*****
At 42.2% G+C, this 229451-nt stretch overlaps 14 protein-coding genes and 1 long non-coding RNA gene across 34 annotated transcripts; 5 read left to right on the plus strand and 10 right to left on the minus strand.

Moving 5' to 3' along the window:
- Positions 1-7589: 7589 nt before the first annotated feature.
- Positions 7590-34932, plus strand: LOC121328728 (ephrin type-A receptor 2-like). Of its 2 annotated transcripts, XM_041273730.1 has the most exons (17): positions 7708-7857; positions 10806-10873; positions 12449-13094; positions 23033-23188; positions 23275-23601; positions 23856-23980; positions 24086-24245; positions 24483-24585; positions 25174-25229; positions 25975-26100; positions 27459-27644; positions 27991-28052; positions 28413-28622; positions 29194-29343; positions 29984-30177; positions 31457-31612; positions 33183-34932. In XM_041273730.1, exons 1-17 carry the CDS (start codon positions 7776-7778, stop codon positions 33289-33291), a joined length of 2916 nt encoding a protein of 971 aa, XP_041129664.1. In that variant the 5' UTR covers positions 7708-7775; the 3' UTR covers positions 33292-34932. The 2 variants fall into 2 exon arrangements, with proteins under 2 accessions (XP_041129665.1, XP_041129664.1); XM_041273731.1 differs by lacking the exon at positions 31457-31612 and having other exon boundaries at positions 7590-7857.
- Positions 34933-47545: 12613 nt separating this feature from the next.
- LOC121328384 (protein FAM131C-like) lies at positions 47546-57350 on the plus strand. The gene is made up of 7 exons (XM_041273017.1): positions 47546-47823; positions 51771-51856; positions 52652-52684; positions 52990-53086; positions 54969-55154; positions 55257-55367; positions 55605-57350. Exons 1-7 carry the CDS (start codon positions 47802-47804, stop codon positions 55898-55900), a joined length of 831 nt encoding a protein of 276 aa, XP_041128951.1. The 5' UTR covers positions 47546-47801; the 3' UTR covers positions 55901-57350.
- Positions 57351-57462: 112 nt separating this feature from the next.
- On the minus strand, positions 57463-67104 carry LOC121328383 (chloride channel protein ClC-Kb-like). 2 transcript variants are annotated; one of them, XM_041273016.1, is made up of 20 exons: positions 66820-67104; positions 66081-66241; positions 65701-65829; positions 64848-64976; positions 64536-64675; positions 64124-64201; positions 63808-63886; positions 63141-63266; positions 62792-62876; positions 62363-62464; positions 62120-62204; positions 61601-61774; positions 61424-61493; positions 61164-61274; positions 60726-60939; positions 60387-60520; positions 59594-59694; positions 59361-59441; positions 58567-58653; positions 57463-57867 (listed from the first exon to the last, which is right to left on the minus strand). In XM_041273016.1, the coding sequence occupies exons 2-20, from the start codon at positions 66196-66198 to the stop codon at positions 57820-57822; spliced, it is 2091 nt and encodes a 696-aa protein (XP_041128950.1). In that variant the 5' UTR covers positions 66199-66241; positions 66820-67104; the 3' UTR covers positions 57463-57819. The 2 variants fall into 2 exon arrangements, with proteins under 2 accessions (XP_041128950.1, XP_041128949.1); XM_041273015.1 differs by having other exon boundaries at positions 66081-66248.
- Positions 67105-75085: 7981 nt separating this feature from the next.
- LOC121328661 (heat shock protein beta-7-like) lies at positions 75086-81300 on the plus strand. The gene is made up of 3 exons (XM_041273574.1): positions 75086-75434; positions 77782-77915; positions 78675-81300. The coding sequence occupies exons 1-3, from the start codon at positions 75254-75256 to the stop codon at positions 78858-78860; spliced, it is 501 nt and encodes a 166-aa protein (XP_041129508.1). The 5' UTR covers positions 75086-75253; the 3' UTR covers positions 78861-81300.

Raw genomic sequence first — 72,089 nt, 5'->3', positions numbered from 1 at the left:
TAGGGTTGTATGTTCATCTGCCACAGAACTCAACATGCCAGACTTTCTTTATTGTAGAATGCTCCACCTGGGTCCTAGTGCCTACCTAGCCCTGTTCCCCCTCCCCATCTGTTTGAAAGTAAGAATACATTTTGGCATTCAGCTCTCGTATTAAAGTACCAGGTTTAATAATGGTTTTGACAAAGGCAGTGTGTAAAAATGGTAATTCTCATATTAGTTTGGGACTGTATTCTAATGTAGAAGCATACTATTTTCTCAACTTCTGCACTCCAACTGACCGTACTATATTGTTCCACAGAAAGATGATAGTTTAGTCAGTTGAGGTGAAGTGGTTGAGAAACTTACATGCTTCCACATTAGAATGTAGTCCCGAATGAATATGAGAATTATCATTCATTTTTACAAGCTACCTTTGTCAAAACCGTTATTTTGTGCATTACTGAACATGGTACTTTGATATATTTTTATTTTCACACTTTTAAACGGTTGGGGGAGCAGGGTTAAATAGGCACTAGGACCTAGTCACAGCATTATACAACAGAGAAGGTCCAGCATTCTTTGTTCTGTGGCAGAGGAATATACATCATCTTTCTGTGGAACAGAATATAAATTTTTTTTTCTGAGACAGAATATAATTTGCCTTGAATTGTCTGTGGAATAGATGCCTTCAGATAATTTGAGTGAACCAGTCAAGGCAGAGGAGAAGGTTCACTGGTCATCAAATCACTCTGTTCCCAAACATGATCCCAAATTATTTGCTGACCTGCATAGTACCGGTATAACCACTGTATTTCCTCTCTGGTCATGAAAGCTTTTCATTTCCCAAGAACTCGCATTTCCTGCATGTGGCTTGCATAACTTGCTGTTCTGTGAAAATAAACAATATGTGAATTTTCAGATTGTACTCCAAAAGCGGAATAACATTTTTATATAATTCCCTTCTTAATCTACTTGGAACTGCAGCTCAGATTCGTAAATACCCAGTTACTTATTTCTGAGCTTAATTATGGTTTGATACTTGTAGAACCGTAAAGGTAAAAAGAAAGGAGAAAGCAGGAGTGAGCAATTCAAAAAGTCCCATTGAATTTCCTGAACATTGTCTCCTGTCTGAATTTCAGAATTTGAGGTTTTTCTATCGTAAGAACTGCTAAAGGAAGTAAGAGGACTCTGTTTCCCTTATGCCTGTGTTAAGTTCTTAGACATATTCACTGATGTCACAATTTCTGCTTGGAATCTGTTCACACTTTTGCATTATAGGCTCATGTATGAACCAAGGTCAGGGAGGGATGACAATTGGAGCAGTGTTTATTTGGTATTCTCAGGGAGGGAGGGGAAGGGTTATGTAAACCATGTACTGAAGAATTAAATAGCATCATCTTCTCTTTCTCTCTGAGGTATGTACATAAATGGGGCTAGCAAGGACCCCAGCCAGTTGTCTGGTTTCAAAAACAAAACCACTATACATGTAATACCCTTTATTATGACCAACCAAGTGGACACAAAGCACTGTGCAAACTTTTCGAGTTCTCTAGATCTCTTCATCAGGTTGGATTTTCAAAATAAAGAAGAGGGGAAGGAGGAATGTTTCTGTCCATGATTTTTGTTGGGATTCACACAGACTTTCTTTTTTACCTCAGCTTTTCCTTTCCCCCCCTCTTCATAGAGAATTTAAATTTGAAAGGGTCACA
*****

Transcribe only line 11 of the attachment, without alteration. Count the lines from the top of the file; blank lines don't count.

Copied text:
Raw genomic sequence first — 72,089 nt, 5'->3', positions numbered from 1 at the left: